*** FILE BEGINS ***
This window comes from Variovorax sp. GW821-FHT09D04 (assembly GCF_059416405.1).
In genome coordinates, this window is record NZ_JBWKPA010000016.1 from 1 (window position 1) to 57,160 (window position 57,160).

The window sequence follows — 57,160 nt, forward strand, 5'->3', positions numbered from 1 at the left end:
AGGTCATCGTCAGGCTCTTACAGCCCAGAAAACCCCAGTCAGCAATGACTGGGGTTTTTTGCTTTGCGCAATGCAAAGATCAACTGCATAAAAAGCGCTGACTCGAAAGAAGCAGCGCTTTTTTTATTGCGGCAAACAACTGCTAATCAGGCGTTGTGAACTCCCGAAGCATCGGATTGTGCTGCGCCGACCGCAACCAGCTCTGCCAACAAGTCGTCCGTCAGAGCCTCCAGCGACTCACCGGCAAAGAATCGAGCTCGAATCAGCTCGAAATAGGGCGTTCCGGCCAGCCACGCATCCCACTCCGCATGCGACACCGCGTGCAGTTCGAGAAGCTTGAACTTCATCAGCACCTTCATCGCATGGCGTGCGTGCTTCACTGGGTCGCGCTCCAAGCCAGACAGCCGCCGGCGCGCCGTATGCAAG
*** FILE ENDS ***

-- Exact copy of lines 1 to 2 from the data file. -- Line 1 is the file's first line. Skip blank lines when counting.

This window comes from Variovorax sp. GW821-FHT09D04 (assembly GCF_059416405.1).
In genome coordinates, this window is record NZ_JBWKPA010000016.1 from 1 (window position 1) to 57,160 (window position 57,160).